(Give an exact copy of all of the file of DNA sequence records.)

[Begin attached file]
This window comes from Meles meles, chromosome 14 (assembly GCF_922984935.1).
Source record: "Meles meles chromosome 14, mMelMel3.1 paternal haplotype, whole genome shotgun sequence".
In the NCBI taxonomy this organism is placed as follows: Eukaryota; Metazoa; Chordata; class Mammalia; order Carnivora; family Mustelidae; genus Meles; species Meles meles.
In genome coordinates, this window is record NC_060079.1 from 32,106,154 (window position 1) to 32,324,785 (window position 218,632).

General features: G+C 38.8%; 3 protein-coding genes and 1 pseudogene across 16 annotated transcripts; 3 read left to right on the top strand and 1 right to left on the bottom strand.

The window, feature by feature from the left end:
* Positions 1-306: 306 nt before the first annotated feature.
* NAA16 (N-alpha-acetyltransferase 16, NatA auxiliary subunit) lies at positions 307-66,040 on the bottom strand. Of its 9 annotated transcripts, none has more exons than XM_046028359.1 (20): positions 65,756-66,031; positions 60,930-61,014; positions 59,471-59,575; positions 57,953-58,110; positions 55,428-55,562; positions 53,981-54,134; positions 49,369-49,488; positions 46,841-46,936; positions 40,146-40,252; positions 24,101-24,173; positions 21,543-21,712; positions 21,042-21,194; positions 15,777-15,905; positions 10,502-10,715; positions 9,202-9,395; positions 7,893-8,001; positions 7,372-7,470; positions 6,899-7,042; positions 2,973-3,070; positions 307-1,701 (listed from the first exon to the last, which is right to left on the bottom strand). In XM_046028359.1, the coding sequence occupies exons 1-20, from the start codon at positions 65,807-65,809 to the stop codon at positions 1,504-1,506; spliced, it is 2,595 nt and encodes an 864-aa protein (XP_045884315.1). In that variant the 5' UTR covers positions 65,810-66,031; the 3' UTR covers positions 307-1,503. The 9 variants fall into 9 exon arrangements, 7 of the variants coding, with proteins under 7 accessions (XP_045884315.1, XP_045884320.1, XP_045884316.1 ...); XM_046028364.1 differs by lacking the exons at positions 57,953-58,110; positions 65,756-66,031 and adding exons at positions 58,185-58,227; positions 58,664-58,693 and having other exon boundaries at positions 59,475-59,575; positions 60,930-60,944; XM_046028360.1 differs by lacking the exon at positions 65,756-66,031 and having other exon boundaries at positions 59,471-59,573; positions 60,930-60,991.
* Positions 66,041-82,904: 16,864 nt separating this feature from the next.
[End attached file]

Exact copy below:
This window comes from Meles meles, chromosome 14 (assembly GCF_922984935.1).
Source record: "Meles meles chromosome 14, mMelMel3.1 paternal haplotype, whole genome shotgun sequence".
In the NCBI taxonomy this organism is placed as follows: Eukaryota; Metazoa; Chordata; class Mammalia; order Carnivora; family Mustelidae; genus Meles; species Meles meles.
In genome coordinates, this window is record NC_060079.1 from 32,106,154 (window position 1) to 32,324,785 (window position 218,632).

General features: G+C 38.8%; 3 protein-coding genes and 1 pseudogene across 16 annotated transcripts; 3 read left to right on the top strand and 1 right to left on the bottom strand.

The window, feature by feature from the left end:
* Positions 1-306: 306 nt before the first annotated feature.
* NAA16 (N-alpha-acetyltransferase 16, NatA auxiliary subunit) lies at positions 307-66,040 on the bottom strand. Of its 9 annotated transcripts, none has more exons than XM_046028359.1 (20): positions 65,756-66,031; positions 60,930-61,014; positions 59,471-59,575; positions 57,953-58,110; positions 55,428-55,562; positions 53,981-54,134; positions 49,369-49,488; positions 46,841-46,936; positions 40,146-40,252; positions 24,101-24,173; positions 21,543-21,712; positions 21,042-21,194; positions 15,777-15,905; positions 10,502-10,715; positions 9,202-9,395; positions 7,893-8,001; positions 7,372-7,470; positions 6,899-7,042; positions 2,973-3,070; positions 307-1,701 (listed from the first exon to the last, which is right to left on the bottom strand). In XM_046028359.1, the coding sequence occupies exons 1-20, from the start codon at positions 65,807-65,809 to the stop codon at positions 1,504-1,506; spliced, it is 2,595 nt and encodes an 864-aa protein (XP_045884315.1). In that variant the 5' UTR covers positions 65,810-66,031; the 3' UTR covers positions 307-1,503. The 9 variants fall into 9 exon arrangements, 7 of the variants coding, with proteins under 7 accessions (XP_045884315.1, XP_045884320.1, XP_045884316.1 ...); XM_046028364.1 differs by lacking the exons at positions 57,953-58,110; positions 65,756-66,031 and adding exons at positions 58,185-58,227; positions 58,664-58,693 and having other exon boundaries at positions 59,475-59,575; positions 60,930-60,944; XM_046028360.1 differs by lacking the exon at positions 65,756-66,031 and having other exon boundaries at positions 59,471-59,573; positions 60,930-60,991.
* Positions 66,041-82,904: 16,864 nt separating this feature from the next.